During the late Devonian and early Carboniferous northern Britain lay in equatorial latitudes and sedimentary basins developed in the Midland Valley of Scotland and Northumberland – Solway areas as a result of the break-up of the ‘Old Red Sandstone’ continent. In these basins, deposition of fluvial sandstones and well developed calcretes of the Kinnesswood Formation were followed by grey siltstone and cementstone-dominated strata of the Ballagan Formation. The latter are interpreted as a coastal alluvial floodplain sequence and host the tetrapod faunas.
The TW:eed (Tetrapod World: early evolution and diversification) project is investigating these tetrapod fossils, along with abundant remains of new fish, arthropods and plants. Studies of the fauna and flora are being tied together with an understanding of the environments, habitats and climate gained from continuous, high-resolution stratigraphical, sedimentological, palynological, geochemical and isotopic data provided by two major sections through the Ballagan Formation, at Burnmouth and the 500 m deep fully cored borehole near Berwick upon Tweed. The research is yielding unprecedented insights into the rebuilding of terrestrial ecosystems after a mass extinction, the acquisition of terrestrial characters by tetrapods, and the circumstances under which they did so. The talks in this meeting will summarise the breadth of research being undertaken and give a flavour of some
A New Tetrapod World: laying the foundations: Jenny Clack,
University Museum of Zoology, Cambridge
The earliest Carboniferous stages following the end-Devonian mass extinction has for many decades been considered a hiatus in the fossil record, from which almost no palaeontological information was forthcoming. When initially recognised by Alfred Sherwood Romer, it was a span of at least 25 million years, covering the Tournaisian and most of the Viséan stages, which was blank for the fossil record of tetrapods. Since then, some key discoveries from the late Viséan have closed the gap from the top, but still about 15 million years remains from the time since the end of the Devonian. Only two localities (Blue Beach Nova Scotia, and Auchenreoch Glen Dumbarton) had yielded remains of tetrapods from the entire Tournaisian and early Viséan stages. Discoveries in the Tournaisian Ballagan Formation, in the Borders Region of Scotland and northern England are set to change our perceptions radically. A suite of at least seven new tetrapod taxa has been found in the last few years. They represent both large and small forms. The small forms comprise the earliest body-fossil record of small tetrapod taxa. Some of the larger annimals may resemble the single specimen from Dumbarton, whilst at least one other resembles a taxon from the late Viséan. A cladistic analysis of three of the small forms indicates that they are not closely related to each other or to any other taxon either from the later Carboniferous or the earlier Devonian. Living in what appears to have been a unique environment, they suggest the rapid radiation and diversification of tetrapods as they became better adapted for land-living. It remains to be seen whether any of the new taxa can be associated with the origin of modern amphibians or amniotes. If they are, it could pinpoint the divergence of those modern groups, bringing it back in time by many millions of years.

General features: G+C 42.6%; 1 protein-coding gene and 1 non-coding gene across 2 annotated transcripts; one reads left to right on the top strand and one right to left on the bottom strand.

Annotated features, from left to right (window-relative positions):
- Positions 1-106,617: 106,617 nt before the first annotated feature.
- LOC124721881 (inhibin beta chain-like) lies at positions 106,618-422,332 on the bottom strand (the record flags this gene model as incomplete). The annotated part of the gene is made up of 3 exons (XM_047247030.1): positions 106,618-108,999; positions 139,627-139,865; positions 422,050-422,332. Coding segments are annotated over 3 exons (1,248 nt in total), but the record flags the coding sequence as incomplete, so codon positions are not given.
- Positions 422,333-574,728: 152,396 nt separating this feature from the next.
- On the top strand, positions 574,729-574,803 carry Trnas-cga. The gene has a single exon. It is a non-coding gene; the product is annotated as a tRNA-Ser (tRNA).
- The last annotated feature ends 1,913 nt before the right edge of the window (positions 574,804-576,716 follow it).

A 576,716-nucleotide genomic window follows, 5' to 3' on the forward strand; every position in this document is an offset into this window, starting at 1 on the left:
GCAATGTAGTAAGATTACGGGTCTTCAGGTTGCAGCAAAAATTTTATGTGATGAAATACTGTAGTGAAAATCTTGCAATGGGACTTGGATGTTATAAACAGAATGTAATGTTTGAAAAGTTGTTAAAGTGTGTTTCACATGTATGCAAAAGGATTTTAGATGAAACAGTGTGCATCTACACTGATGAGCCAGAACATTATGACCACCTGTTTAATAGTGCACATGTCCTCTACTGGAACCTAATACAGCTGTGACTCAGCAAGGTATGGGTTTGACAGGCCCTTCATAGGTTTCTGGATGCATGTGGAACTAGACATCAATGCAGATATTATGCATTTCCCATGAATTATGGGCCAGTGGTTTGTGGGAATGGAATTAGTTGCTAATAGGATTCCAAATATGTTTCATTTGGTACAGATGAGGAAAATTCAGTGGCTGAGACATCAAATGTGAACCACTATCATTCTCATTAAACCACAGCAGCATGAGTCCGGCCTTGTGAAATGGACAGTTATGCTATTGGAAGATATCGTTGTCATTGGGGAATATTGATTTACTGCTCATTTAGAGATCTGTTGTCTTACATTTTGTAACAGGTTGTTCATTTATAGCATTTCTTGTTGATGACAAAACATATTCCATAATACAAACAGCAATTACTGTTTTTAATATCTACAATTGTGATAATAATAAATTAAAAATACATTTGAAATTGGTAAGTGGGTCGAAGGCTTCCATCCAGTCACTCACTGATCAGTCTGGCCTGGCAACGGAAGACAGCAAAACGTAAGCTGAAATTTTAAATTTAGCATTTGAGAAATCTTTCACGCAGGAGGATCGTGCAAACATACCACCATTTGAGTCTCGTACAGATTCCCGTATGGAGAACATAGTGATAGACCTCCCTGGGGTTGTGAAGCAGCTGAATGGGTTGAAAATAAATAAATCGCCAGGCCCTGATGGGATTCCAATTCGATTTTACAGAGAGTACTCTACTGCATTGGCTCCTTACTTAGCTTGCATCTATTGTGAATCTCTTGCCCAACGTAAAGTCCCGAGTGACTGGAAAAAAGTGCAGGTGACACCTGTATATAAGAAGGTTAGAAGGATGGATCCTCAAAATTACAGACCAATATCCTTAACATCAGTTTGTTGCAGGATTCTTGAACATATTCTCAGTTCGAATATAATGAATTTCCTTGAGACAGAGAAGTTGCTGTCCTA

Fishy stories from the Tweed: beginning of the modern shark and bony fish fauna:
Tim Smithson, University Museum of Zoology, Cambridge
The end-Devonian extinction event marked a profound change in the diversity of fishes. The dominant Devonian taxa, the acanthodians, placoderms and sarcopterygians, were suddenly replaced by minor components of the fauna, the actinopterygians and chondrichthyans. This replacement began in the Early Carboniferous, during Romer’s Gap, but the evidence for it has been poor. Until recently, the earliest Carboniferous actinopterygians were represented by the ‘Foulden fauna’ a restricted group of small taxa from five lacustrine deposits in Canada, Russia and the UK. Collecting at new marginal marine sites in Canada and the Scottish Borders has uncovered large fusiform and deep-bodied fishes that hint at a previously unrecognised diversity. Similarly, the earliest Carboniferous chondrichthyans were known mainly from localities in China, Russia and North America. In the UK, the entire Tournaisian chondrichthyan fauna was represented by two teeth. Collecting at new sites in the Scottish Borders has uncovered an extraordinarily diverse fauna of chondrichthyans. Represented by well-preserved teeth, most of the taxa are new and undescribed. Notably, the plate-like bradyodont teeth have been found in large numbers and exhibit a broad range of shapes and sizes. They represent fishes that were much larger than their younger relatives from the later Carboniferous. One group of Devonian fishes that unexpectedly flourished in the Early Carboniferous were the Dipnoi. Previously known from just one species from the River Tweed at Coldstream, seven new taxa have recently been found at Tournaisian sites across Northumberland and southern Scotland. Like the bradyodont sharks, the Dipnoi were shell crushing predators, and there is growing evidence that immediately after the end-Devonian extinction a durophagous feeding habit was common. Romer’s Gap has been described as a post-extinction trough for vertebrates. The recent discoveries in the Early Carboniferous of northern Britain, indicates that this conclusion is in urgent need of review.